Attention deficit hyperactivity disorder (ADHD) is a behavioral disorder that is often diagnosed in children between 4 and 6 years old. While some adolescents and adults may develop ADHD, and fail to receive appropriate diagnosis and treatment until they are older, a better medical understanding of the condition means that more children are receiving treatment, including medication and behavioral therapy, early in life.
With more children receiving a diagnosis of ADHD, prescription medication is being given to more children. People who have ADHD react well to medications like Adderall or Ritalin because their brain’s neurochemistry reacts differently to stimulants, increasing attentiveness and physical control. However, these prescription stimulants are more likely to be diverted for nonmedical abuse among peers.
About 80 percent of people with ADHD do well with a combination of stimulant medications and behavioral therapy. About half of these people get similar results from either stimulant; provided they are on the right dose, there is little difference in their effectiveness. However, for the other half, one of these medications will be more effective and appropriate than the other.
This medication is a combination of two stimulants, amphetamine and dextroamphetamine. In addition to being prescribed to treat ADHD, Adderall is sometimes prescribed to treat narcolepsy, although this is an off-label use. While Adderall was approved for prescription use by the Food and Drug Administration (FDA) in the 1960s, it has become increasingly more popular in the past few decades. Between 2002 and 2010, Adderall prescriptions among children with ADHD rose 45 percent.
- Stomach aches
- Trouble sleeping
- Dry mouth
- Constipation or diarrhea
- Nervousness and restlessness
- Low appetite and weight loss
Like Adderall, Ritalin is a prescription stimulant medication; however, it is the brand name for methylphenidate hydrochloride, a chemical distantly related to methamphetamine. Like Adderall, it is used to treat ADHD, and it is sometimes used on an off-label basis to treat narcolepsy. Ritalin was approved by the FDA in 1955, but there was a surge in prescriptions in the 1990s as ADHD symptoms and treatment became better understood.
Side effects from Ritalin may include:
- Decreased appetite
- Trouble sleeping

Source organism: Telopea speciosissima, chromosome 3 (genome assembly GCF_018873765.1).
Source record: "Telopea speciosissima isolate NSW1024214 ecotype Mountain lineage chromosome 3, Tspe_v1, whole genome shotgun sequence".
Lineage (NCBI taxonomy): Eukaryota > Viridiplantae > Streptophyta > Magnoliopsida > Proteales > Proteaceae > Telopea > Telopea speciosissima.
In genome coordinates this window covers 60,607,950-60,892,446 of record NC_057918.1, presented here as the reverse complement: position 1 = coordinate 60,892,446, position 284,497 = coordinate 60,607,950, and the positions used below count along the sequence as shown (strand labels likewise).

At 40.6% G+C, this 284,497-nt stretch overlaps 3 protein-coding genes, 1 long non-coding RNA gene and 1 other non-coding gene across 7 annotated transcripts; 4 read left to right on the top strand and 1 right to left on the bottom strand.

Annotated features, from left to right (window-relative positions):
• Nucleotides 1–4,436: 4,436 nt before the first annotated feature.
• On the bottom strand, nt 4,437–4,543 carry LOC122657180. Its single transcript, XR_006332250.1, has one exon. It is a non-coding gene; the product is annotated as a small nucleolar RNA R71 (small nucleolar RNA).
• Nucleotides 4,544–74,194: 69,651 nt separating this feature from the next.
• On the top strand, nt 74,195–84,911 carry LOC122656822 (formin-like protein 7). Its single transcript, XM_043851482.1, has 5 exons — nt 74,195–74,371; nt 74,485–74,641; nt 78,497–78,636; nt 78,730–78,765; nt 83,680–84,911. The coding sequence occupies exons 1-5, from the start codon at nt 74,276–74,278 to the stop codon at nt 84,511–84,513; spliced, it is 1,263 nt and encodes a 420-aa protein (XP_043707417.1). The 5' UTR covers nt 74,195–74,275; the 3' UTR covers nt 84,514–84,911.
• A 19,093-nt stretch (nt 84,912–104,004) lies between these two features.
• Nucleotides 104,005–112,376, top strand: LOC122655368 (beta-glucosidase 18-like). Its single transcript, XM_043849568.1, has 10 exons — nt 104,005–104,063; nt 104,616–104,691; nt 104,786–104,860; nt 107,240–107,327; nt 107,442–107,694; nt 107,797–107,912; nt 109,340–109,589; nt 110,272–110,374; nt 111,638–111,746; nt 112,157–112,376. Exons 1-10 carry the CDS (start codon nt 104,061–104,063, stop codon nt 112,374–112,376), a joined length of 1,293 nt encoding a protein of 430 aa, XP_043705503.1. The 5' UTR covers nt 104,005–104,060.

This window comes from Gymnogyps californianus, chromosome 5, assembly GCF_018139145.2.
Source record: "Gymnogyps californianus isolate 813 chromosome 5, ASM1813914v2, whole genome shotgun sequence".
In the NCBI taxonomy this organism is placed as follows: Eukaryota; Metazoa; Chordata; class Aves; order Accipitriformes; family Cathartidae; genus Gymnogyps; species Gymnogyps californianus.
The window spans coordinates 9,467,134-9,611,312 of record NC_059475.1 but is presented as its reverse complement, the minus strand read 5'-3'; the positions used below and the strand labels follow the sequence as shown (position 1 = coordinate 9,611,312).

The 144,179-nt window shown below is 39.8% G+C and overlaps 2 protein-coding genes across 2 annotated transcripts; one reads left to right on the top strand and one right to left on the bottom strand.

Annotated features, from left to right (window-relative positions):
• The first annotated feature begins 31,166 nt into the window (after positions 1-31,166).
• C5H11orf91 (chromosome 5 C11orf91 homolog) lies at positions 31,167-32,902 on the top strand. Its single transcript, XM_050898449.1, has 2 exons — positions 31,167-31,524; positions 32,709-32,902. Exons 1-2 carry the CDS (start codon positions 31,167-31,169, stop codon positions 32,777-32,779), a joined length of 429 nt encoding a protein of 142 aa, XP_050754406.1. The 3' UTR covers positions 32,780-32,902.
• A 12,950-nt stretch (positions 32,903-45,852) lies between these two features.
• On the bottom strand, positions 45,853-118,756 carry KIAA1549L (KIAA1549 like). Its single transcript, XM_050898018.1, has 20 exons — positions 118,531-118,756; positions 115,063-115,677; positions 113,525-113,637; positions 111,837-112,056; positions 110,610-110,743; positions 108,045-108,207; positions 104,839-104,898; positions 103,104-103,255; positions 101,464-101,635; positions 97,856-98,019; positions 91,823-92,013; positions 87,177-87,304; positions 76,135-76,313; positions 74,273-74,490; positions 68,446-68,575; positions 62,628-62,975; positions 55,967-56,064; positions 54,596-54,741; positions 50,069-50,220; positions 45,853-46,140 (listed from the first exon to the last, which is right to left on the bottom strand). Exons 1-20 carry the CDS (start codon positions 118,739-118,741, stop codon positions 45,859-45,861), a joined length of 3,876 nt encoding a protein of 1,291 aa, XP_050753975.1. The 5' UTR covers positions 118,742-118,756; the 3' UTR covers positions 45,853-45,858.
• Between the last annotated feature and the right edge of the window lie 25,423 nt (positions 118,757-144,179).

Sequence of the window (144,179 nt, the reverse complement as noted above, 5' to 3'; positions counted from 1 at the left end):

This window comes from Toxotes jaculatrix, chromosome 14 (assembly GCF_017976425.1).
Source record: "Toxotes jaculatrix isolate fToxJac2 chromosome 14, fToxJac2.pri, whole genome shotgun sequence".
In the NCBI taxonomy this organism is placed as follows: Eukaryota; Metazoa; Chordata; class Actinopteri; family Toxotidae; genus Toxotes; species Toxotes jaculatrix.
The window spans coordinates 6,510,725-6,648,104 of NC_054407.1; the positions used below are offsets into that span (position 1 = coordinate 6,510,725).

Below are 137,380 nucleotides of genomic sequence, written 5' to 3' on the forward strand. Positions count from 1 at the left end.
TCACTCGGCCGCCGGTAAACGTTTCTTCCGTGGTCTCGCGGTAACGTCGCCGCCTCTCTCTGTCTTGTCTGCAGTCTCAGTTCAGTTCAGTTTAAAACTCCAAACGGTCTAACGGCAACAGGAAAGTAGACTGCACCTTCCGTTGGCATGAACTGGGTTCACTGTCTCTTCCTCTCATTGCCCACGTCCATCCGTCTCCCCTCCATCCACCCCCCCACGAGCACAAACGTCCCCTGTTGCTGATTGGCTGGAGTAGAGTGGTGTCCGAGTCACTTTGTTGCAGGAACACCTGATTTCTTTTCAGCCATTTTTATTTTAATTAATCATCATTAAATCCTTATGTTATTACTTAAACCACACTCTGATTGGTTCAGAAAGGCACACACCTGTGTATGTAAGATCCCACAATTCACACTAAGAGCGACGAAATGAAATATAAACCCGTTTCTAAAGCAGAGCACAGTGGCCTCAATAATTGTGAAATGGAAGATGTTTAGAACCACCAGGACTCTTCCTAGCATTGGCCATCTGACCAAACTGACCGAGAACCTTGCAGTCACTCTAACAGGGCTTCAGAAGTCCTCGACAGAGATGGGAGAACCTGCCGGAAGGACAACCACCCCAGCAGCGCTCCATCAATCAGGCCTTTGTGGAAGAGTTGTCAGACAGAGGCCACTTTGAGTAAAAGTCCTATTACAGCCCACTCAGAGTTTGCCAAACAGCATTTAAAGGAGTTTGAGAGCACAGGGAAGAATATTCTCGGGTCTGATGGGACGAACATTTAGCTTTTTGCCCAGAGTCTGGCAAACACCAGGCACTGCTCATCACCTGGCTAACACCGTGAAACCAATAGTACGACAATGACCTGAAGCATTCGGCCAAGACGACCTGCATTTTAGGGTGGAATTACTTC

- Nervousness or jitteriness
Ritalin may also cause serious side effects, especially if it is abused for recreational reasons in large doses. These include:
- Rapid weight loss
- Abdominal pain
- Heart palpitations
- Irregular heartbeat
- Blurry vision
Similarities and Differences
Ritalin and Adderall are very similar, as they are both stimulants, and they both come in short-acting and long-acting prescription doses. The long-acting versions are slightly different. While Ritalin lasts for 6-12 hours in the extended-release formula, Adderall lasts for 10-12 hours.
People who abuse either drug will notice some different negative side effects. For example, Adderall affects sex drive more than Ritalin, causing erections that may last longer than usual or impotence. Ritalin, on the other hand, is more likely to cause abdominal problems, including cramping and nausea; it also causes insomnia and nervousness more often.
These drugs interact differently with different pre-existing conditions. Adderall negatively impacts medical conditions like arteriosclerosis, high blood pressure, other forms of heart disease, and hyperthyroidism. Ritalin increases symptoms and harm from various conditions, including anxiety, glaucoma, Tourette’s syndrome, and other physical or verbal tics. Both may negatively impact pregnancy, and they can trigger addiction or substance abuse in those with a risk for these conditions.
People who struggle with stimulant abuse or addiction need to find medically supervised detox and evidence-based rehabilitation. With many adolescents who abused these drugs as “study drugs” in school becoming adults and continuing this dangerous form of addiction into adulthood, it is extremely important for rehabilitation programs to screen for and treat prescription substance abuse, including abuse of Ritalin and Adderall.